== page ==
Militarily, the most powerful nation is bogged down which means a longer response time when crisis arises elsewhere and a lack of ability to pressure nations like North Korea and Iran as they pursue nuclear technology. Additionally, experienced military personal are exhausted to the breaking point in all branches, especially the Special Forces. Furthermore, terrorist groups have been emboldened as they have seen that they can standup to the American war machine with a smaller force while continuing operations worldwide and using Iraq as a training camp for future terrorists.
Diplomatically, the majority of the world has lost respect for the United States and pulling out before Iraq stabilizes will probably reinforce those views. The Nation needs to remember what a President's behavior cost us and what it is going to cost us, but this will do little to resolve the current chaos in Iraq.
Cutting losses and halting major military operations in Iraq while things are going well would be more beneficial to the United States in the long run than fighting a losing battle as the Iraqi national government is a joke and those tribal leaders helping stamp out violence are doing so to help America leave their country. If the US pulls out when the Iraq conflict is on the down turn, it will certainly hurt the reputation of the US more than it if a pullout occurs before the Country falls apart again; at some point, the US must reduce our military footprint in Iraq if not only for our own interests.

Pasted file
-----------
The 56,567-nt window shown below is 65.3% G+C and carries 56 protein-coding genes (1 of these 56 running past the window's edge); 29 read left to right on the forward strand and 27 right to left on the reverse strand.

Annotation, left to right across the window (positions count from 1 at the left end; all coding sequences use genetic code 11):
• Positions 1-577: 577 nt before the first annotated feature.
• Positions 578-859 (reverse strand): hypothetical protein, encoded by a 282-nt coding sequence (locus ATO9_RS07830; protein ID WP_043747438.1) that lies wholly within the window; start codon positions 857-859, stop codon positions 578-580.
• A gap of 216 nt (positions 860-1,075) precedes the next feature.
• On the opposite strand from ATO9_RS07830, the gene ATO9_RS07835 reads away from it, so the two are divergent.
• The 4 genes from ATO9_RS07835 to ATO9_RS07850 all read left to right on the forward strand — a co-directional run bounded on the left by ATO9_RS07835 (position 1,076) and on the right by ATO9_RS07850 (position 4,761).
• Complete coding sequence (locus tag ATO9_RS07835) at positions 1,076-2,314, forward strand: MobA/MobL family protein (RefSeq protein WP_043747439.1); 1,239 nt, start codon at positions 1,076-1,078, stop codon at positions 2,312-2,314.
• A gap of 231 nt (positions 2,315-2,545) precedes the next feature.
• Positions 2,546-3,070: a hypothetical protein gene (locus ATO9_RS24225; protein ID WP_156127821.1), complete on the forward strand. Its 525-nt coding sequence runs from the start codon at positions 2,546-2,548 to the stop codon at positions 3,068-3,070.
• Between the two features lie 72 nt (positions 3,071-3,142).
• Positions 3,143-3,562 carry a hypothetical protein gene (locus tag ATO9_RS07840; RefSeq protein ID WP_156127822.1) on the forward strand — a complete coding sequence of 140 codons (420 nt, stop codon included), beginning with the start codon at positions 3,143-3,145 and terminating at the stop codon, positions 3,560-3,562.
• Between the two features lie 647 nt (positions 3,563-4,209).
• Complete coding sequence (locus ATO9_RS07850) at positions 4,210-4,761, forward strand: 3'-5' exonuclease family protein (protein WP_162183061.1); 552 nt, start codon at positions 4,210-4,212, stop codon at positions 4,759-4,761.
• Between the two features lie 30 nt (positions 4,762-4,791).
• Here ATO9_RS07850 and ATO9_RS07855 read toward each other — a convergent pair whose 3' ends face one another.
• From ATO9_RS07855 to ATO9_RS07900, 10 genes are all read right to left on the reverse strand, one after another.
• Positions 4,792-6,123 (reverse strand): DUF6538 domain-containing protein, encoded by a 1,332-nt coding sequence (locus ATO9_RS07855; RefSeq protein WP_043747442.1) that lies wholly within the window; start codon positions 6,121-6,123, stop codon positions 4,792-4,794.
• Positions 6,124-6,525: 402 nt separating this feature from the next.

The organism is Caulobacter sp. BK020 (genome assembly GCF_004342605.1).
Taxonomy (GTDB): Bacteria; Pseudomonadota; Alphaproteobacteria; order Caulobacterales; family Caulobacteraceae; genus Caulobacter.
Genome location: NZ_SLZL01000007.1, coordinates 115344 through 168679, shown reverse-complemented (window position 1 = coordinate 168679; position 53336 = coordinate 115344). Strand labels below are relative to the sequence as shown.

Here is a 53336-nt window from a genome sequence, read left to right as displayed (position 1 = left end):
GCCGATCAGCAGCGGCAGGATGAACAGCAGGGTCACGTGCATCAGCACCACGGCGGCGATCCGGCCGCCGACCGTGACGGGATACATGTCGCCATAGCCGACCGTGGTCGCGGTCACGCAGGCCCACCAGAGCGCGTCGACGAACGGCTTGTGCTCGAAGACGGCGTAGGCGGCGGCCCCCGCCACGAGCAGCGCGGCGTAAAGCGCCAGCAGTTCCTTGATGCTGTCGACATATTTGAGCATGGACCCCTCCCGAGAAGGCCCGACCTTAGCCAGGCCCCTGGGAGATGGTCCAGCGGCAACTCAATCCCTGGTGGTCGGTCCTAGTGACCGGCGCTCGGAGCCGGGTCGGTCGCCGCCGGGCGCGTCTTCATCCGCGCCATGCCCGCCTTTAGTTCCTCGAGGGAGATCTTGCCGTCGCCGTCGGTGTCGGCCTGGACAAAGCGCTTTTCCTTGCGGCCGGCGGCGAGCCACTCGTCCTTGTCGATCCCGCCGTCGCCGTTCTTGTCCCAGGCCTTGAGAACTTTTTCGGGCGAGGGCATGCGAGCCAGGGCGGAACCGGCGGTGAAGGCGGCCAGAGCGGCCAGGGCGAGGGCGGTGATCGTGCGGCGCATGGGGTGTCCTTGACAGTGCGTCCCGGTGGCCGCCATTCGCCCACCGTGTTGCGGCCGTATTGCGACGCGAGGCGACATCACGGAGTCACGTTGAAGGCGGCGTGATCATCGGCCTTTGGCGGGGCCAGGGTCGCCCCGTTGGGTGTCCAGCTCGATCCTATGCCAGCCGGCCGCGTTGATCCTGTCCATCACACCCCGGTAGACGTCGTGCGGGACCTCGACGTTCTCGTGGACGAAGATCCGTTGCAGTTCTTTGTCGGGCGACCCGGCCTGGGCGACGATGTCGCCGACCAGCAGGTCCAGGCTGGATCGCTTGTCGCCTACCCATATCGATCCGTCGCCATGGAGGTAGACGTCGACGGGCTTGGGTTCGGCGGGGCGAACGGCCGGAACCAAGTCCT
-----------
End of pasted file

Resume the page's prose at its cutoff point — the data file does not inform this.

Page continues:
On the other hand, the US can still achieve a stable Iraq; such a scenario would be more ideal than leaving with the Iraqi military and police unprepared to deal with violence under a government which will likely corrupt those security forces and turn the Nation into a state worse than when Saddam Hussein was in power. In order to find a solution, the debate on Iraq must be revitalized now, while it must focus on producing an end of conflict strategy for the US along with a mission and strategy for US forces post major military operations. Otherwise, US losses will continue to mount and Americans will be polarized to the positions of stay or leave; this discussion cannot be an emotional conflict as such a conflict is fated to end in an eventual pullout. Basically, a stay-the-course argument ultimately leads to leaving Iraq unprepared for the long term.
A stable Iraq will provide another ally to America in the Middle East while demonstrating that even though America acted impulsively and irresponsibly, it did take responsibility for its actions. This can only happen, however, if pro-Iraq war supporters step down from a stay-the-course stance and move toward a position that adequately deals with the conflict and the consequences of staying in that conflict; only then will those who want to immediately leave Iraq support a resolution that will finish this conflict properly. Political reconciliation must occur now as by the time a new President is elected, it will likely be too late.